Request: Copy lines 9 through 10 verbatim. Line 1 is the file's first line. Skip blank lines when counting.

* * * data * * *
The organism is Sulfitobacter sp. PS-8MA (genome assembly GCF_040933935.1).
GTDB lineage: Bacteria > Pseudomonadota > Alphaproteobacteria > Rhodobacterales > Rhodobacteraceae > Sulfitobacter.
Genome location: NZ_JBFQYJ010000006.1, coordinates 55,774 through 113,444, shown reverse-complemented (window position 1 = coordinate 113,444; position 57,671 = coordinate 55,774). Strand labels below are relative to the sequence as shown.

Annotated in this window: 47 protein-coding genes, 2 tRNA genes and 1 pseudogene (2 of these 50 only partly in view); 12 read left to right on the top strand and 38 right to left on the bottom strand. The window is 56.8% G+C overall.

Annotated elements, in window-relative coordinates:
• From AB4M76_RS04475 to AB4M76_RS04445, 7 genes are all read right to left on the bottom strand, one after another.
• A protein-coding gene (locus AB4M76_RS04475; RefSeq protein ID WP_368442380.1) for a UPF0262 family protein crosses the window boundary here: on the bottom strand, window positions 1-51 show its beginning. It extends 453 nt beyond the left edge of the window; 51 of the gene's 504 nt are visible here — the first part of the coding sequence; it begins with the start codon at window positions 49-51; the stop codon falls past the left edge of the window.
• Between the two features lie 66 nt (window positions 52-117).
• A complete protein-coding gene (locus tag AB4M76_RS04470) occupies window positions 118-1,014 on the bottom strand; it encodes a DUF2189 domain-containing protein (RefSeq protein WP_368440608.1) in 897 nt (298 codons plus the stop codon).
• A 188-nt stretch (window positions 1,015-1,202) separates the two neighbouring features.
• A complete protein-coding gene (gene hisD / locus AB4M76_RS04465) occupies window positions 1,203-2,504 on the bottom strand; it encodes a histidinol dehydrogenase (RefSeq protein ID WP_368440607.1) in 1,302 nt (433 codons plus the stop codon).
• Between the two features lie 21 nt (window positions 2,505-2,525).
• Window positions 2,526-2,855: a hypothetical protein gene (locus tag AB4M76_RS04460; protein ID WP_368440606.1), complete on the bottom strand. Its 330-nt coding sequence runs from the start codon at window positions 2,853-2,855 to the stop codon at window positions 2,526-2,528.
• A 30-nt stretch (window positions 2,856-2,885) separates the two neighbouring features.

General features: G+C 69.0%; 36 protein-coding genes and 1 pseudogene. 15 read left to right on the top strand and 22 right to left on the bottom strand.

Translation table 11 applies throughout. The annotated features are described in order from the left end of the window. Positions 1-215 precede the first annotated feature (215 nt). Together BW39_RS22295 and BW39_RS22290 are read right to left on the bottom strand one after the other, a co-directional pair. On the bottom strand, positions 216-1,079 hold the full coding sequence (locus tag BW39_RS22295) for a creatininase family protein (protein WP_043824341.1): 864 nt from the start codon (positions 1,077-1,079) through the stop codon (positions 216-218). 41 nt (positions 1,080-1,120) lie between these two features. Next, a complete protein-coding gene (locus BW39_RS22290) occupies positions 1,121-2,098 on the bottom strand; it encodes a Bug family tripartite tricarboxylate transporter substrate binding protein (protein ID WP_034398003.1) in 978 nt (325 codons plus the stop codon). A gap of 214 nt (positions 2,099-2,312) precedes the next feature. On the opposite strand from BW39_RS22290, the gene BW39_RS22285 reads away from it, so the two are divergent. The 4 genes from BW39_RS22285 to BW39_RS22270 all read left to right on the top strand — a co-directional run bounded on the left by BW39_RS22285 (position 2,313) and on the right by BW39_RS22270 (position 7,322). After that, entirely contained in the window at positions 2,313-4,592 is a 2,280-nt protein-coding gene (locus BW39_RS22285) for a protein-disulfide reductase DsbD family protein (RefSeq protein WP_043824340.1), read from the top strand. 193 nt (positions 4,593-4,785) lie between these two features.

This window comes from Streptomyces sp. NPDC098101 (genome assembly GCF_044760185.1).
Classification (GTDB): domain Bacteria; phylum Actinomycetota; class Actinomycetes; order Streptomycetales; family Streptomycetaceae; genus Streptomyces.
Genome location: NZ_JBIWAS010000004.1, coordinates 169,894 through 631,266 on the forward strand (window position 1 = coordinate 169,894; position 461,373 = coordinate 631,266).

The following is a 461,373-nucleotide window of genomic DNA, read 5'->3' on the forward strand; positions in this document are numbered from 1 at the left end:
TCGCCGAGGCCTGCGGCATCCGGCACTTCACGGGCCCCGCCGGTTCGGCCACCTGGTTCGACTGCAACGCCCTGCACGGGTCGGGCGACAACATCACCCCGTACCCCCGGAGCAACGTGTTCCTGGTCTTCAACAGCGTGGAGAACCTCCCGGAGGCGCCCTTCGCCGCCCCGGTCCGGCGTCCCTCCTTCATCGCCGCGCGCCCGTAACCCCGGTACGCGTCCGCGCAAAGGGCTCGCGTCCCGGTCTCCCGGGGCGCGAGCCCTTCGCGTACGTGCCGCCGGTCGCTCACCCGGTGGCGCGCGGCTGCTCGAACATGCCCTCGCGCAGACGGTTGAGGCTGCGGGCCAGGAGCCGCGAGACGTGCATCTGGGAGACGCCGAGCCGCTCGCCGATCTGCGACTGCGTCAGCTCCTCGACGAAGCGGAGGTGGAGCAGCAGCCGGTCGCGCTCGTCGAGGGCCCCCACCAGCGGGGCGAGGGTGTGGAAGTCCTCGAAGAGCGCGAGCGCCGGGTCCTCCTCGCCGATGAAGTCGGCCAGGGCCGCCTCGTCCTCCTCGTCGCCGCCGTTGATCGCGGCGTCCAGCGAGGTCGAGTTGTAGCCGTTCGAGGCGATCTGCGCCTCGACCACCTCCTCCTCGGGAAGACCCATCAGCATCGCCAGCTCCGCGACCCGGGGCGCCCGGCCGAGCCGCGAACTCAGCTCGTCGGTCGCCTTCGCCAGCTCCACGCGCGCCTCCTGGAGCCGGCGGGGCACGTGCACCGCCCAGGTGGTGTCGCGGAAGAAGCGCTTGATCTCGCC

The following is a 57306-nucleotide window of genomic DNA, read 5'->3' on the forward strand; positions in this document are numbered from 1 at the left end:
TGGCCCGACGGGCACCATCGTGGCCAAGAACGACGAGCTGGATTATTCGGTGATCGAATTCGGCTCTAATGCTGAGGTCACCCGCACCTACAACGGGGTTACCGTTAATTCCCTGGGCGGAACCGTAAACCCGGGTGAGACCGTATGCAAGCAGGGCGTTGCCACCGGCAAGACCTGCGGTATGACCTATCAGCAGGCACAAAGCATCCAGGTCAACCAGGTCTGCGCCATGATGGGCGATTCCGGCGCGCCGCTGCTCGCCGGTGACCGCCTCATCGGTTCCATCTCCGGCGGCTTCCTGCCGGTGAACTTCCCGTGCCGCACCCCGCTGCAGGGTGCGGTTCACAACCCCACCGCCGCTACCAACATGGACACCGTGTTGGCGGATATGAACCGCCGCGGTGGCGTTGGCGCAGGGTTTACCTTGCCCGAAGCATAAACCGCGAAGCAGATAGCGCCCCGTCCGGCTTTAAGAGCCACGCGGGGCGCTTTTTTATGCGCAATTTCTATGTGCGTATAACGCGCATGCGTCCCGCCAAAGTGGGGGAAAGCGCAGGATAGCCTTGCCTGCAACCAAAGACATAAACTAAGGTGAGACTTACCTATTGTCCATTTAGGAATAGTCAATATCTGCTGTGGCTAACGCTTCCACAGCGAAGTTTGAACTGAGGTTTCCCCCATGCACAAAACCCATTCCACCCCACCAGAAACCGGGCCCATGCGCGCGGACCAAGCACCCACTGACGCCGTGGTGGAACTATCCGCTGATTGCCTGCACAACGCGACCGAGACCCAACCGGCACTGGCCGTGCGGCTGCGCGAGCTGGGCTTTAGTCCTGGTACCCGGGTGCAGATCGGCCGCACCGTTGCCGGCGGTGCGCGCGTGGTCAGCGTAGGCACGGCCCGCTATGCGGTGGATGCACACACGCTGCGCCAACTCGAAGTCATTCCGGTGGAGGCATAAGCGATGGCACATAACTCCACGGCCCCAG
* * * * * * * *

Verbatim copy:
• A complete protein-coding gene (locus tag AB4M76_RS04470) occupies window positions 118-1,014 on the bottom strand; it encodes a DUF2189 domain-containing protein (RefSeq protein WP_368440608.1) in 897 nt (298 codons plus the stop codon).
• A 188-nt stretch (window positions 1,015-1,202) separates the two neighbouring features.